Soup-To-Nuts Podcast: Is remote working the future, or should companies hold on to offices?

By Elizabeth Crawford

- Last updated on GMT

Soup-To-Nuts Podcast: Is remote working the future, or should companies hold on to offices?

Related tags Soup-To-Nuts Podcast coronavirus

Last Friday marked six months since the coronavirus pandemic was declared, which for many Americans means six months of either risking exposure to go to work as essential employees or six months of working remotely from a repurposed kitchen table or other spot in their homes while also potentially balancing family care or isolation.

Unfortunately, without a vaccine and with cases still spreading, the end of the pandemic in the US isn’t in sight – which means companies and employees who are able to work remotely, need to get comfortable doing so. But there is more to it than buying a webcam and a real office chair for remote workers, according to Laura Dribin, founder of Peritius Consulting, and Raquel Pittman, general manager at Peritius Consulting. It is also about setting boundaries, inspiring innovation and preserving culture, while also determining if all those extra video conferences, emails with long-lists of cc’ed recipients and even office space are necessary.

In this episode of FoodNavigator-USA’s Soup-To-Nuts podcast​, Dribin and Pittman breakdown the impact of the near overnight shift to remote working for many companies and employees, outline strategies for making the best of the current situation, including advice on how to drive innovation and productivity while protecting against burnout, how to preserve or evolve a company’s culture and more.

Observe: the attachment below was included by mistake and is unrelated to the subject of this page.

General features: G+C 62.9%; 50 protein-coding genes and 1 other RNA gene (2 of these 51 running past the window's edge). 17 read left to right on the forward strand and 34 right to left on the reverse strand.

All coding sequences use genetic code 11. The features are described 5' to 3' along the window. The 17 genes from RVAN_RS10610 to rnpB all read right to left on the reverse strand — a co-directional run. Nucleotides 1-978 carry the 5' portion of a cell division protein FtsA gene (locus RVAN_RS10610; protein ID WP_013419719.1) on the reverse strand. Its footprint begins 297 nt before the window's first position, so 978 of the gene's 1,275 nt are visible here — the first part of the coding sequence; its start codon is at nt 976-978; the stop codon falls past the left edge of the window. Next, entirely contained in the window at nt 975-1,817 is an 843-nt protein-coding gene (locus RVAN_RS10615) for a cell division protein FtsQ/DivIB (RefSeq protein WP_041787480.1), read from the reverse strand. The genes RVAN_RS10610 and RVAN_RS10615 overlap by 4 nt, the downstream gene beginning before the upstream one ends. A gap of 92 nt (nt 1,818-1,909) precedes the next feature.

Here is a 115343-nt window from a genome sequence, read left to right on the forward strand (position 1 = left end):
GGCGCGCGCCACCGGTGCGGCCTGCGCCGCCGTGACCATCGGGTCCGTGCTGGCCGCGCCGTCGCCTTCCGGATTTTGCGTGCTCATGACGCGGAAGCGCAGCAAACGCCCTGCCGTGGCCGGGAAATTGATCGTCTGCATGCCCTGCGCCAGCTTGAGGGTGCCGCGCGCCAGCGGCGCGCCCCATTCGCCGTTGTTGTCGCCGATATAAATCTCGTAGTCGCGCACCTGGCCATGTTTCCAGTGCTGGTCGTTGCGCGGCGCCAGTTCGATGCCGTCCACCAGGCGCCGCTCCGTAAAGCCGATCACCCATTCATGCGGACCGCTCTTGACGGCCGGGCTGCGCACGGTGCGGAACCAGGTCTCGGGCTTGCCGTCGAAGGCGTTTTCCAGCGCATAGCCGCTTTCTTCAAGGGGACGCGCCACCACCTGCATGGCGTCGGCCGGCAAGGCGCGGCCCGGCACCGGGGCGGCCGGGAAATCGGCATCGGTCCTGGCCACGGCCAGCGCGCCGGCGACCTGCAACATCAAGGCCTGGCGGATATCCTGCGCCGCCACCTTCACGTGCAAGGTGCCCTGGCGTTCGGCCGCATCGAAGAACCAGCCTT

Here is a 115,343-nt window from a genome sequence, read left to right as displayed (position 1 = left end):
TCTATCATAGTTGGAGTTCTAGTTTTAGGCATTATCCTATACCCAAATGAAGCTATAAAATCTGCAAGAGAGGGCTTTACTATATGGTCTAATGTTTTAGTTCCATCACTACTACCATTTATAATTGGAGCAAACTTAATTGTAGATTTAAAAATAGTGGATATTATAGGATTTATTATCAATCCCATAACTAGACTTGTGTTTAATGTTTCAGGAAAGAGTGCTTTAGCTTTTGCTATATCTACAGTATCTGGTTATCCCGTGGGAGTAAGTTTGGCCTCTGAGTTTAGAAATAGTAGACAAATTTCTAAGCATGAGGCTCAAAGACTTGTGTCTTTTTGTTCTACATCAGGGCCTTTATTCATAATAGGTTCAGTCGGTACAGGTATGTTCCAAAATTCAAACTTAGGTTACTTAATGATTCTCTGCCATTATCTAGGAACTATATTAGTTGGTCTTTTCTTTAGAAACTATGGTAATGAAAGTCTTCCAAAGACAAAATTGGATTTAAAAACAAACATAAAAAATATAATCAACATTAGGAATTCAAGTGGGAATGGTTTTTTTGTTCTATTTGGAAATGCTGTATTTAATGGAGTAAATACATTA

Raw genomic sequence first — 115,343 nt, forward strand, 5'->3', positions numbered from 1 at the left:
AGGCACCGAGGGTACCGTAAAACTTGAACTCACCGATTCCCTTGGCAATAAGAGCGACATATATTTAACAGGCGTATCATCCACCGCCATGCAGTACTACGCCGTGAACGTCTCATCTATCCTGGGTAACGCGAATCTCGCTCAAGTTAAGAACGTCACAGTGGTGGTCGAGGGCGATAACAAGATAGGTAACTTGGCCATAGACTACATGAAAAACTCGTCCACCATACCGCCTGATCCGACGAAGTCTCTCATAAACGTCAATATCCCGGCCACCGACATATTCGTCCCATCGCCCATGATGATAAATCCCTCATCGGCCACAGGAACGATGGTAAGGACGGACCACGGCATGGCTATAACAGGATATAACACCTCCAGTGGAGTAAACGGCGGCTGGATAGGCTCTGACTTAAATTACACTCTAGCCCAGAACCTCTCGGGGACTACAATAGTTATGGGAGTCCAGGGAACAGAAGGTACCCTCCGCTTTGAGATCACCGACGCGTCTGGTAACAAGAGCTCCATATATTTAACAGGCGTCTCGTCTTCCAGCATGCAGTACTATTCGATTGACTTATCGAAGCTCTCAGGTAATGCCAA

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Change is painful, but offers benefits

While the initial shift to remote working for many companies and employees was disconcerting and more than a little frustrating, Dribin lauds businesses for acting quickly to keep employees safe and notes the fast transition wouldn’t be possible without the flexibility provided by video conferencing and enhanced technology.

“Typically, I would say that businesses don’t do change very well. They all want to make change, but they actually don’t execute change quickly,”​ but with the speed of the pandemic there was no other choice but to pivot fast and, given the circumstances, Dribin said she would give a “pretty high grade for businesses that reacted quickly to be able to continue operations.”